Should we care? Well, declaring war, signing international treaties of any kind, issuing executive decisions such as orders in council without proper parliamentary scrutiny, are all the exercise of royal prerogative powers. They quite literally have nothing to do with claimed electoral mandates turned into parliamentary legislation. A country that has supposedly ’taken back control’ doesn’t seem to care that as an electorate they have little control and that their sovereignty is only partly honoured in name and largely ignored in practise.
The great symbol of British parliamentary democracy is not the office of prime minister but the speaker of the House of Commons, the
person who, ceremonially speaking at the ‘State Opening of Parliament’, bars the monarch’s entry to the legislative chamber via Black Rod. Speaker Hoyle though was a mere attendee at the Privy Council on Saturday, lending his democratic imprimatur to the throughly undemocratic proceedings.
Perhaps this is all liberal elitist claptrap, point scoring by a member of the over educated classes when ordinary folk just want a decent day’s pay for a decent day’s work, and affordable, heatable, housing to live in. But if the masses aren’t actually determining who governs them and how, and if their elected representative don’t hold sovereignty on their behalf, then what hope is there that popular needs and desires can be met?
Arguably the last time a collective programme of mass need was addressed by an elected UK government was in the latter 1940s when the second war in two and a bit decades had brought an establishment and party political consensus that things could never be the same again. Democracy’s role was merely to chose those in the red corner as the ones who should try to administer it. No Labour government has in practise done anything to challenge the monarchical constitutional settlement other than to partially limit the power and membership of that residue of royal favour, the unelected House of Lords. The maintenance of the monarchy shouldn’t however be a matter of left V right. It should be a matter of democracy V unaccountable power. If Scotland goes independent then it’s likely to replicate Windsor’s prerogative powers over an elected Holyrood.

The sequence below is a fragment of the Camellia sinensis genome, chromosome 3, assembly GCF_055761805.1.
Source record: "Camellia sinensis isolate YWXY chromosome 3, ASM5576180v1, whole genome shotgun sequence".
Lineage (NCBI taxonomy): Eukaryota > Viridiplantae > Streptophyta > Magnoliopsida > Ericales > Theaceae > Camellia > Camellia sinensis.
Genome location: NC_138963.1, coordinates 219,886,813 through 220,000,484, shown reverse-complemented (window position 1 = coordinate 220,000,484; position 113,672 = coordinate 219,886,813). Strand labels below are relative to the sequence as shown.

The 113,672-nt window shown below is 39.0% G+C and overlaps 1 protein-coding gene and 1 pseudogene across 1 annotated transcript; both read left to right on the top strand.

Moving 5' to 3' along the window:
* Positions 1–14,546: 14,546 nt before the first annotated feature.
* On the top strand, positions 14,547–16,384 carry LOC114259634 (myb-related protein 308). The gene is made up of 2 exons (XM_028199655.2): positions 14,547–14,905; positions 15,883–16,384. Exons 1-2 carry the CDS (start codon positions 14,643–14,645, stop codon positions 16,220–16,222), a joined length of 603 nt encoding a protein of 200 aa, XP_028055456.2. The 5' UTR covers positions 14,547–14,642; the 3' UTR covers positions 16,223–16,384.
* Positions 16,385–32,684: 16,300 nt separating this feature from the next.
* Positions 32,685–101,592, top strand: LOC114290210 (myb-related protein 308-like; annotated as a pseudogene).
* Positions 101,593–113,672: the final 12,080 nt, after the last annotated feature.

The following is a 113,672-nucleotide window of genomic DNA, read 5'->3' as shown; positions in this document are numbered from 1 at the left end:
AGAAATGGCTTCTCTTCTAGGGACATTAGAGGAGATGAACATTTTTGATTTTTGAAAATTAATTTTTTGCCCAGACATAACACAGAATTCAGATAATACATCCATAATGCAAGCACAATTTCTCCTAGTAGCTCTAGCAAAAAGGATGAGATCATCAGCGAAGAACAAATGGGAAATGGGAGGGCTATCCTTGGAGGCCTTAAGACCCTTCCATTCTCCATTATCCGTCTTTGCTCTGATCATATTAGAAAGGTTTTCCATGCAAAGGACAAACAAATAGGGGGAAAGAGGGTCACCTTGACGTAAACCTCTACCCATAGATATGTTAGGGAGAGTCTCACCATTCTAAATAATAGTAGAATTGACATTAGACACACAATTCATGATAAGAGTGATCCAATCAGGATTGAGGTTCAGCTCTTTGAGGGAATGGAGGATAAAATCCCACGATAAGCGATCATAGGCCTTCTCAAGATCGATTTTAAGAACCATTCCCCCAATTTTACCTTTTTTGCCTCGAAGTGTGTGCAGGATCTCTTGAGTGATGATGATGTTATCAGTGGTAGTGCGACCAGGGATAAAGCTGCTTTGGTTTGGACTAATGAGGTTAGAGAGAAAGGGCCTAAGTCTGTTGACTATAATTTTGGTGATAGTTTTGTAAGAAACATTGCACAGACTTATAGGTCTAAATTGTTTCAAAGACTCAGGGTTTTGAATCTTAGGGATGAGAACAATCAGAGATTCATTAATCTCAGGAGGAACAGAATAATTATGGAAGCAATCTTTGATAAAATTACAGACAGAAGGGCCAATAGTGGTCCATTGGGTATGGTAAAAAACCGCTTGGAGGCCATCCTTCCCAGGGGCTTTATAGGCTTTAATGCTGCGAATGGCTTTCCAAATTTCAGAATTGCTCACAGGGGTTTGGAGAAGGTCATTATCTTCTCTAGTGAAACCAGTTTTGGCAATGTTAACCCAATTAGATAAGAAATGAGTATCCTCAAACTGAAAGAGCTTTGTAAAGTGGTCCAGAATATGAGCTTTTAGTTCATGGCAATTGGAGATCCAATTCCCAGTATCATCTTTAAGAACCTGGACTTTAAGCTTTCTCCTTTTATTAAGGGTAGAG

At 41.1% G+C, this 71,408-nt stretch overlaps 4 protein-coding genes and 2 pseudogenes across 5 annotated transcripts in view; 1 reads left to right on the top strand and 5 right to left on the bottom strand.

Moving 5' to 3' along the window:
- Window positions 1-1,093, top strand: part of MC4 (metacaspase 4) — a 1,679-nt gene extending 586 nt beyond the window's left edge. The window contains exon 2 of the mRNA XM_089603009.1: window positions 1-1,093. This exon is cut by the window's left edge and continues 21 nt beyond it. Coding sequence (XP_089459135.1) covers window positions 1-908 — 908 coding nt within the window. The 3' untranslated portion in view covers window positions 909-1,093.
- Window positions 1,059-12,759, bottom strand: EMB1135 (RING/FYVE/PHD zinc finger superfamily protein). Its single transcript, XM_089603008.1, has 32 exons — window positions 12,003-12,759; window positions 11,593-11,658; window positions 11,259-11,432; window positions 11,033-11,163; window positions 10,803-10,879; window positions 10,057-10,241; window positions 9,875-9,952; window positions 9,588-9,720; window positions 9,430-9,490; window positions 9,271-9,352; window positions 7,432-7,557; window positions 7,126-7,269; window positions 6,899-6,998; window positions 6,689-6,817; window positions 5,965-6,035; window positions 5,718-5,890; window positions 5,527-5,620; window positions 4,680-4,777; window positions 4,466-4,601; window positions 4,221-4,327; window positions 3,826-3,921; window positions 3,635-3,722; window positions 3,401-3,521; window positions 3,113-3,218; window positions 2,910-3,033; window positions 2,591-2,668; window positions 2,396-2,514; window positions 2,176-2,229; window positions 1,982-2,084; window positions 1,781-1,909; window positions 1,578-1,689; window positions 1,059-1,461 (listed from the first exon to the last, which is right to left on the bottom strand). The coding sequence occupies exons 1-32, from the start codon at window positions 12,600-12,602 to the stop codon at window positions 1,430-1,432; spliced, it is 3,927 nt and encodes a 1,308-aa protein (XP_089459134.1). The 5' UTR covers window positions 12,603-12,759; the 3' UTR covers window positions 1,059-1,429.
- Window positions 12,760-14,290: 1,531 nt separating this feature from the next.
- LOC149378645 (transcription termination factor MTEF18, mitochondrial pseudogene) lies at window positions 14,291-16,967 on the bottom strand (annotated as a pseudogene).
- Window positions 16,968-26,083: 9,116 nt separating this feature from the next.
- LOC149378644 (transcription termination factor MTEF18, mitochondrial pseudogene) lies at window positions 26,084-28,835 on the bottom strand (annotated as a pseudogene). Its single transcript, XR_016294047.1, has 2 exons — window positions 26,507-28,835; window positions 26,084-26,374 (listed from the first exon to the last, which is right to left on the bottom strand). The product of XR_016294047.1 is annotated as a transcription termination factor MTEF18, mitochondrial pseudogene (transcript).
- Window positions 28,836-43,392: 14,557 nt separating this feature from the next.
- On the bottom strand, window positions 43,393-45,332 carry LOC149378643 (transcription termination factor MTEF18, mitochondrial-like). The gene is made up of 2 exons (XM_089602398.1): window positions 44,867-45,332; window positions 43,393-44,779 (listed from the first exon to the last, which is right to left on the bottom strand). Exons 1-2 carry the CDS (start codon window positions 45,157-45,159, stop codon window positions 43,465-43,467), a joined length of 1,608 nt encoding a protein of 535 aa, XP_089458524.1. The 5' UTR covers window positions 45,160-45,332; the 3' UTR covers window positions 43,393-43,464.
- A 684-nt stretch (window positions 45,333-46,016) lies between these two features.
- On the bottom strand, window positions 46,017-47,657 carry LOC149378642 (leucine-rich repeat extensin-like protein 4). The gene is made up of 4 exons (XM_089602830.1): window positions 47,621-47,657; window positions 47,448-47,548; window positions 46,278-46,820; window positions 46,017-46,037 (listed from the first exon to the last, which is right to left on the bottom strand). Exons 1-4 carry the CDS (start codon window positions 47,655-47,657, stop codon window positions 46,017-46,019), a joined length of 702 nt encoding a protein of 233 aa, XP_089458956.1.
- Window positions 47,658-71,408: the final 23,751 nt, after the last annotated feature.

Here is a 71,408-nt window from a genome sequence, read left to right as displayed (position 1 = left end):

We are told that the late Queen was so shielded from the mucky and constitutionally inappropriate business of politics that in 1975 her Governor General in Australia turfed out an elected Australian Labour prime minister in cahoots with the then Prince of Wales and the Queen’s private secretary. These were royal powers used secretly to get through a political impasse that should have been Australia’s political business, but was actually the business of the UK monarch’s own Governor General. The British Labour Government of the day was seemingly equally constitutionally “shielded” from what the British royal house was up to.
Britain plainly needs a head of state to at least arbitrate when there’s such a political impasse at home. It was feared that the Queen couldn’t be shielded from doing that if there had been no prospect of a UK parliamentary majority ‘to get Brexit done’. The prospect, pre PM Johnson, beckoned of the Queen having to appoint a national (coalition) government to get through the political morass. Some would argue that it’s surely better that such a political arbiter be the head of the house of Windsor than perhaps an archly party political figure appointed as a figurehead president. (Few serious republicans in Britain want a presidential political system ala the USA.).
This is not just a matter of what kind of head of state do we want when the parliamentary arithmetic is bothersome. It’s very much more than that. It’s about who do we think should rule us, whether as head of state or in terms of the laws, orders and executive decrees that are currently issued on the basis of monarchical power? Should these be our laws, argued over by our representatives, or the prerogative of a royal house that, as witnessed on Saturday, elects itself?